The Office of the Queensland Government Chief Information Officer, Department of Public Works must be consulted where a Cabinet or Cabinet Committee submission has a major information management or information technology and communications component. Such consultation should be noted in any subsequent Executive Council Minute.

    The QGCIO has a leadership role across government in relation to information and communication technology matters. Its involvement in the development process from an early stage is essential to ensure a more centralised and coordinated approach to information and communication technology matters.

    Department of Local Government and Planning

    The Department of Local Government and Planning must be consulted on proposals dealing with infrastructure, project delivery, economic and resource development.

    Integrated Development Assessment System

    The Department of Local Government and Planning must be consulted to ensure conformity with the Integrated Development Assessment System (IDAS) principles when new legislation and regulations include development assessment and approval provisions.

    Local Government

    State agencies have a continuing responsibility to consult and communicate with local governments regarding policy and legislative proposals in accordance with the Protocol Establishing Roles and Responsibilities of the State Government and Local Government in the Queensland System of Local Government (the Protocol).

    In particular, paragraphs 5.2.4 and 5.2.5 of the Protocol outline the responsibilities of State agencies as follows:

    5.2.4 Engage in timely, cooperative, proper and meaningful consultation on all legislative and policy initiatives affecting Local Government, where practicable.

    5.2.5 Consider and consult with Local Government regarding financial and other resourcing implications, that flow from policy or legislative changes that could result in additional functions and responsibilities for Local Government.

    The Local Government Association of Queensland (LGAQ) is the peak body representing Local Governments in Queensland and accordingly, as well as consulting with the Department of Local Government and Planning, departments need to consult separately with the LGAQ.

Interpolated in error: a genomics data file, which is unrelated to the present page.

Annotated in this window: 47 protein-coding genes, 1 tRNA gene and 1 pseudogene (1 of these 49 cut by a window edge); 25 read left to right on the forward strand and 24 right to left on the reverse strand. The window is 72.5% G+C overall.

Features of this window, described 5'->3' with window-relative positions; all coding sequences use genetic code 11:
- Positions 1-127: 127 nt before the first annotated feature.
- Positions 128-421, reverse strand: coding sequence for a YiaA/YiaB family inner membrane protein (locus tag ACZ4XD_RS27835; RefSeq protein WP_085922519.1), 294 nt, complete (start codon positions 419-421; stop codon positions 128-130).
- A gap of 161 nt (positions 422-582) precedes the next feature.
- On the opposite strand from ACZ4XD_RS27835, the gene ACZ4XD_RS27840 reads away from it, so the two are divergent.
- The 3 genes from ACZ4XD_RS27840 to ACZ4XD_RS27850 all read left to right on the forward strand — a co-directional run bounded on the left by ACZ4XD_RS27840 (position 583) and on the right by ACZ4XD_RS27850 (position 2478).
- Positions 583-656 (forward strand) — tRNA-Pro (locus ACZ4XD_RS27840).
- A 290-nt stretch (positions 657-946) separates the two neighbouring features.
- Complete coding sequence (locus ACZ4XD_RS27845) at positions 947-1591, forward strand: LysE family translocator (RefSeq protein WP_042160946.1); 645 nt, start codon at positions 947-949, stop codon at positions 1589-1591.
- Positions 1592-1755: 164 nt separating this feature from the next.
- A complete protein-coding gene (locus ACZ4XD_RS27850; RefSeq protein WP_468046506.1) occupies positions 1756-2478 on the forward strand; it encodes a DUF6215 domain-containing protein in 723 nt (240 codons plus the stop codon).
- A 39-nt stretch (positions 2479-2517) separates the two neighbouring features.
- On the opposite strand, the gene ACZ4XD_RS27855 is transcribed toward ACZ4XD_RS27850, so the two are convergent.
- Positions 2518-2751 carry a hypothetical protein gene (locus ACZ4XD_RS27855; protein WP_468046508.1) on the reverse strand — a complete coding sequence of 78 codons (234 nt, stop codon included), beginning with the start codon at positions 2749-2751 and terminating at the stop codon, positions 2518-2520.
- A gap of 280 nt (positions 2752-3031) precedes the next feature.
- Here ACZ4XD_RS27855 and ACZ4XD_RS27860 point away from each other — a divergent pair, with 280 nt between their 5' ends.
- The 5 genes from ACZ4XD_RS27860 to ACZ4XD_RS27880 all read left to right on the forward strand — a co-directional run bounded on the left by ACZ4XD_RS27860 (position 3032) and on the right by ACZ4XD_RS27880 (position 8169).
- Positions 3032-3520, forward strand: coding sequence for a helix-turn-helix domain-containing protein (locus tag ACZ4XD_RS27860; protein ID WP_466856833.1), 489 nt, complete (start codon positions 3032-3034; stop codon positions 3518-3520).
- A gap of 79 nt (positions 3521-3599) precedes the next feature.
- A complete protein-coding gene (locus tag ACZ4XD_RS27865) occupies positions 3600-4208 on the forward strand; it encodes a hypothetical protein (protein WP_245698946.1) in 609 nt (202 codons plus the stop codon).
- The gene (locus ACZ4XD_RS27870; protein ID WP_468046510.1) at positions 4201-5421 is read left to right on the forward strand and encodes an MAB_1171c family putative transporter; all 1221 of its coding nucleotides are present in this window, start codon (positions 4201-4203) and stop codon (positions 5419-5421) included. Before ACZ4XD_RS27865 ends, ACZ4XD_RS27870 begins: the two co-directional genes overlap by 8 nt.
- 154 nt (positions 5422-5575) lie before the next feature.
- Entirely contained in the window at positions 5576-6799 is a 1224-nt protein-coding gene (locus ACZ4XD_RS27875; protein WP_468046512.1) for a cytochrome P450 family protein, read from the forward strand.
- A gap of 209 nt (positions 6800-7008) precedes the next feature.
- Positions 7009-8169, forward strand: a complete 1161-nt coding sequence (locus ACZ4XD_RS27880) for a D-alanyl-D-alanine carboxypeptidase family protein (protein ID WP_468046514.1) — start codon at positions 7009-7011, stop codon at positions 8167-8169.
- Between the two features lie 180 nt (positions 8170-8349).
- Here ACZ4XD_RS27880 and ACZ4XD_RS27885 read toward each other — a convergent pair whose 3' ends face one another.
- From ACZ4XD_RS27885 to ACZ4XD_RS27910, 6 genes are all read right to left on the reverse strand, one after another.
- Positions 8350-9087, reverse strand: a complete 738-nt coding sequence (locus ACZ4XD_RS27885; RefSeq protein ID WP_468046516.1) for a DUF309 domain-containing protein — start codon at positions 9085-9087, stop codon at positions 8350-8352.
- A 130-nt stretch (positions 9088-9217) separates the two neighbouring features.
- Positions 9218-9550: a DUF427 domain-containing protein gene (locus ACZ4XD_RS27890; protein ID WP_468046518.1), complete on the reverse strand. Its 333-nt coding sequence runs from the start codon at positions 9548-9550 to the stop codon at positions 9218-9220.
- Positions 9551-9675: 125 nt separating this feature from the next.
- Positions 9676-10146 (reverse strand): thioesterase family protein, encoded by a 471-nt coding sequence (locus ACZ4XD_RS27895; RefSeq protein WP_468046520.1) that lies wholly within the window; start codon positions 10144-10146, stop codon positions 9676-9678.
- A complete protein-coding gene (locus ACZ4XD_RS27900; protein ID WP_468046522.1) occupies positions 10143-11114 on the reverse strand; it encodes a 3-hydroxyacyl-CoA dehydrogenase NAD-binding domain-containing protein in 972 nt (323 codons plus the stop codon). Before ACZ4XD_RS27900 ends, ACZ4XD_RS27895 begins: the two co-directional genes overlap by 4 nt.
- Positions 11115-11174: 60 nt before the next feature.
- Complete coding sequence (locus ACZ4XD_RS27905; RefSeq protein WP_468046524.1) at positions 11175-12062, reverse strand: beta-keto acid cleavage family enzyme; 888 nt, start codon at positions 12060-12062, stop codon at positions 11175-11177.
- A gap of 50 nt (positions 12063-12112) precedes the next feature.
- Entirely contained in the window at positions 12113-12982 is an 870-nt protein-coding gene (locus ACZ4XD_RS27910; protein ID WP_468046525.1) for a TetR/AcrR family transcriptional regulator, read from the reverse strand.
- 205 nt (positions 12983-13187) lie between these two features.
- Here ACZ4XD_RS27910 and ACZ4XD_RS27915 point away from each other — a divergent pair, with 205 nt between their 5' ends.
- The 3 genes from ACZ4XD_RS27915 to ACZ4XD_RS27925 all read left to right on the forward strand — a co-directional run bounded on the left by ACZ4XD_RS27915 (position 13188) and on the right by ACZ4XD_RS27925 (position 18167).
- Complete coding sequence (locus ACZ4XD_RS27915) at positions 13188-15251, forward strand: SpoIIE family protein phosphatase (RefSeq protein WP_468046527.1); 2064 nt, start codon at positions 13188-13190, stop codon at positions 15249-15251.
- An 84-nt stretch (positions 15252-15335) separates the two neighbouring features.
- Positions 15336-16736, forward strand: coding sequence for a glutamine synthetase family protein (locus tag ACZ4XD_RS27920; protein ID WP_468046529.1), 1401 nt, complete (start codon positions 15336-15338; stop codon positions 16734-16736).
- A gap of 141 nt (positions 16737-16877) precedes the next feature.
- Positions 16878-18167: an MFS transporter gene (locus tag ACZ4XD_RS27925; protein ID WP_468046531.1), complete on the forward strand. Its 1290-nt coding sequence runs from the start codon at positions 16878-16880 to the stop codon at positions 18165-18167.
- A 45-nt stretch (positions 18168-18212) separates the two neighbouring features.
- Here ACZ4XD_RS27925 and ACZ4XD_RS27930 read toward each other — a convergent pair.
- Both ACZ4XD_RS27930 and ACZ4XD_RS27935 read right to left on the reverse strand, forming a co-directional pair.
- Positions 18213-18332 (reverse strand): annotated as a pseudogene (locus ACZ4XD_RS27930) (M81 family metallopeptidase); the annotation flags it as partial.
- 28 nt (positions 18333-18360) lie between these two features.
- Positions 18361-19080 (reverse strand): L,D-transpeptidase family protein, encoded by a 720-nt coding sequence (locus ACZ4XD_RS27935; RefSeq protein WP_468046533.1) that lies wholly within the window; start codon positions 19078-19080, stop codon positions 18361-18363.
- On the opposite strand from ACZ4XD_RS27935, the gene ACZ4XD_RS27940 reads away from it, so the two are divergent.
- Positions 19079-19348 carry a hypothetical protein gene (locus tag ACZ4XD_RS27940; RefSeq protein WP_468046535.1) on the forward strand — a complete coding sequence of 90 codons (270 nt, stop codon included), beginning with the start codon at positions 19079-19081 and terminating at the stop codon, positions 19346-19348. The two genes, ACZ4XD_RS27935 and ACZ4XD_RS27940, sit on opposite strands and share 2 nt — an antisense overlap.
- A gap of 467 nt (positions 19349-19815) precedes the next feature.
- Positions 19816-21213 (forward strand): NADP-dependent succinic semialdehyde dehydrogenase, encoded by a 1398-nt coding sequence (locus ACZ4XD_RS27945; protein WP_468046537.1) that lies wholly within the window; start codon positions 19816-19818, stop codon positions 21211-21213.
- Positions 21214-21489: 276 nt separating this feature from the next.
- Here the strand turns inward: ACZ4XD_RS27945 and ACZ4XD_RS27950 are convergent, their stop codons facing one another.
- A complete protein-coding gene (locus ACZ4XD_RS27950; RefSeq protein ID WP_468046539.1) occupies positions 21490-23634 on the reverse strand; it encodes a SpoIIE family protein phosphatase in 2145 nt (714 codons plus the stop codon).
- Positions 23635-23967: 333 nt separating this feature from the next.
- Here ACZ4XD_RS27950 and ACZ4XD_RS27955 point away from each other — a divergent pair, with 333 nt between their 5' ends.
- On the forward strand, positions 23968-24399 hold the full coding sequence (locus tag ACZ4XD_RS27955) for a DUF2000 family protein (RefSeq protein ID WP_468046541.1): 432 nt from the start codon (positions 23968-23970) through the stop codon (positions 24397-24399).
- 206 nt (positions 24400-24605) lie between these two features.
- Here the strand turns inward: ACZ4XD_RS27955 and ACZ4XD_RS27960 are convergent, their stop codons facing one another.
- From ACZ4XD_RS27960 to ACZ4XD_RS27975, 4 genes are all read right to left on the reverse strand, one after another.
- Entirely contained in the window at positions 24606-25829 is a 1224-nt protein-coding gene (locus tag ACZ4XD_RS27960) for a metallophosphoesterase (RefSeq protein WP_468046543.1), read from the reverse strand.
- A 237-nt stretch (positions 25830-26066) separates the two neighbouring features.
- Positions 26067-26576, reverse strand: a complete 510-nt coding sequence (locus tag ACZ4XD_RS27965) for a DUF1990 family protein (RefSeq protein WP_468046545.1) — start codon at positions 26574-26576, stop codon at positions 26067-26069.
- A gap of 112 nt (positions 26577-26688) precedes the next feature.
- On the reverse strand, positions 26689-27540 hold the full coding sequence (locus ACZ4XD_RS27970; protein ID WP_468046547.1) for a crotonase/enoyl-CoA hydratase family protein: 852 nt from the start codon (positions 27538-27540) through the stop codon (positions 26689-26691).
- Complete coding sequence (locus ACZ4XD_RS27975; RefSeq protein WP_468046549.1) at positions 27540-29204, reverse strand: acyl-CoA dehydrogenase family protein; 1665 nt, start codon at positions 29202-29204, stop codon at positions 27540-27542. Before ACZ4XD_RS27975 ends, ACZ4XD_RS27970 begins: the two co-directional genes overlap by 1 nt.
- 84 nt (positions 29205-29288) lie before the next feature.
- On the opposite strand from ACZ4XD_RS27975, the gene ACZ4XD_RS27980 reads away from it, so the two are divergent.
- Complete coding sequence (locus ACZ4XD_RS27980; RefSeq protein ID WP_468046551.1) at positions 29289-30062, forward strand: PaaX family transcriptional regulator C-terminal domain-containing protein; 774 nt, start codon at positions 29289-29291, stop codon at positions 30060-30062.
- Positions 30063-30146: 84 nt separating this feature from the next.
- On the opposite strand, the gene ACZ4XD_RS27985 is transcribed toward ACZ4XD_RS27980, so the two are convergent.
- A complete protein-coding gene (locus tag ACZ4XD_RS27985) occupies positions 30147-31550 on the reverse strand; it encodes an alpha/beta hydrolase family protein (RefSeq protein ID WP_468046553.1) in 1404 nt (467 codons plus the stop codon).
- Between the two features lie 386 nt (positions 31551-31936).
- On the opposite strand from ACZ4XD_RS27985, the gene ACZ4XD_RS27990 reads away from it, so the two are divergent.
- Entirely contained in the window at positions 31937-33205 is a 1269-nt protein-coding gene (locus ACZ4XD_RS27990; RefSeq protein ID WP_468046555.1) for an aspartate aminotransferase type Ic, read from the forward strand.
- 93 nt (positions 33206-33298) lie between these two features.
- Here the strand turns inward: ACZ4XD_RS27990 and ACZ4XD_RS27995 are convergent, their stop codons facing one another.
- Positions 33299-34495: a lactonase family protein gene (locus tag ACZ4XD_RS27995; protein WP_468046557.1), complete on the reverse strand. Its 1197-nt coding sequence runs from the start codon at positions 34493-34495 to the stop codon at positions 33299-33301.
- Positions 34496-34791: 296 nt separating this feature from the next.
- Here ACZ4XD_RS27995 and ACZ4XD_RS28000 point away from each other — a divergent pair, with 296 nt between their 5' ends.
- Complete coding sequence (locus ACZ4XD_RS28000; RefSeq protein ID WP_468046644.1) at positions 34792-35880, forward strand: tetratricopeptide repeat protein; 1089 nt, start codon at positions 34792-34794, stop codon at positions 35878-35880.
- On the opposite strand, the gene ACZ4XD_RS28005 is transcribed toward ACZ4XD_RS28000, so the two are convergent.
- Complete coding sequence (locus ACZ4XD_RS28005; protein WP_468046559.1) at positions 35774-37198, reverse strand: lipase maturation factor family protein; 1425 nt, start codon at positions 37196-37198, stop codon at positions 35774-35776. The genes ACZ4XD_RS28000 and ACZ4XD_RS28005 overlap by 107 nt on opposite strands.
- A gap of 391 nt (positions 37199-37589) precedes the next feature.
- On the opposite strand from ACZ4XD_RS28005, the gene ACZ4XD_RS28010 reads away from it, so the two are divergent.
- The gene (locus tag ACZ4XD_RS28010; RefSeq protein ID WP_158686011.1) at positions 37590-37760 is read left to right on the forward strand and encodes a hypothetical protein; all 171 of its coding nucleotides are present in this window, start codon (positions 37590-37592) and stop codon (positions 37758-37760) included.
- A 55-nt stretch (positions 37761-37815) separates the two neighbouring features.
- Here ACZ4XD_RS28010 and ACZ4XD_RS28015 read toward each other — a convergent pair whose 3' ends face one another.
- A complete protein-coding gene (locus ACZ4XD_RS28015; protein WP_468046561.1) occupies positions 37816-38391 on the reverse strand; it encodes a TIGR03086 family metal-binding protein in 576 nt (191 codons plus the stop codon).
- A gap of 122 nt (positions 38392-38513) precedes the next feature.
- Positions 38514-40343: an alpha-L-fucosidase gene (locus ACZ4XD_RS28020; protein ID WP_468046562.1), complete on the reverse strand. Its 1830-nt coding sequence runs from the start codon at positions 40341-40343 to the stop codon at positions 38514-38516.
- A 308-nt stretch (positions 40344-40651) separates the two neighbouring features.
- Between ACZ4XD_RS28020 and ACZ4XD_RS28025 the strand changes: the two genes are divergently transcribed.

Departments are obliged to consult with the LGAQ at major stages of policy and legislative development. Further, Cabinet should be informed of the results of consultation with local government when policy and legislative proposals that affect local government are submitted for Cabinet consideration. The Department of Local Government and Planning is responsible for whole of government coordination of State policies affecting local government. Departmental officers are available to assist departments in complying with the requirements of the Protocol.

    Department of Communities

    Commission for Children and Young People and Child Guardian (the Commission)

    The Commission should be consulted at an early stage on policies or legislation relating to the delivery of services to children and young people (under the age of 18), or that otherwise impact on children or young people.

    The Commission has a legislative requirement to monitor and review laws, policies and practices relating to the delivery of services to children and young people or that otherwise impact on them. The Commission is able to provide independent advice from the viewpoint of what is in the best interests of children or young people.

    Office for Youth

    The Office for Youth can work with agencies to proactively identify opportunities for the appointment of young people (aged 18-25) to government boards and other bodies. The Office for Youth can also assist in recruiting candidates on request.

    The Office for Youth should be consulted at an early stage on policies or legislation relating to the delivery of services to young people (aged 12-25), or that otherwise impact on young people. This is consistent with the Queensland Youth Charter.

    Office for Aboriginal and Torres Strait Islander Policy

    Departments should be aware that Aboriginal and Torres Strait issues encompass a broad policy spectrum. The Office for Aboriginal and Torres Strait Islander Policy (OATSIP) is concerned with improving the cultural, economic, physical and social well-being of Aboriginal and Torres Strait Islander Queenslanders through coordinating and partnering arrangements. Departments should therefore ensure that OATSIP is consulted on all matters relating to or impacting on outcomes for Indigenous Queenslanders.

    Office for Women

    The Office for Women must be consulted in relation to all appointments made to government bodies, including those made by a Minister and not considered by Cabinet. The Office for Women will work with agencies to proactively identify opportunities for the appointment of women and suitably qualified female nominees, to assist agencies to meet the government's target that by December 2014, 50 per cent of appointees to government bodies should be women.

    Queensland Ombudsman

    The Queensland Ombudsman must be consulted on policies or legislation that potentially restrict the right of the citizen to bring a grievance to the Queensland Ombudsman and any matter which may affect that office or involve significant issues of public administration.

    Caucus and Bills Committees

    Caucus and the relevant Bills Committee should be consulted throughout the policy development of any legislation. Caucus must be consulted at both the draft and final Bill stages prior to the legislation being introduced into Parliament.

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    Last updated:
    4 July, 2017
    Last reviewed:
    4 July, 2017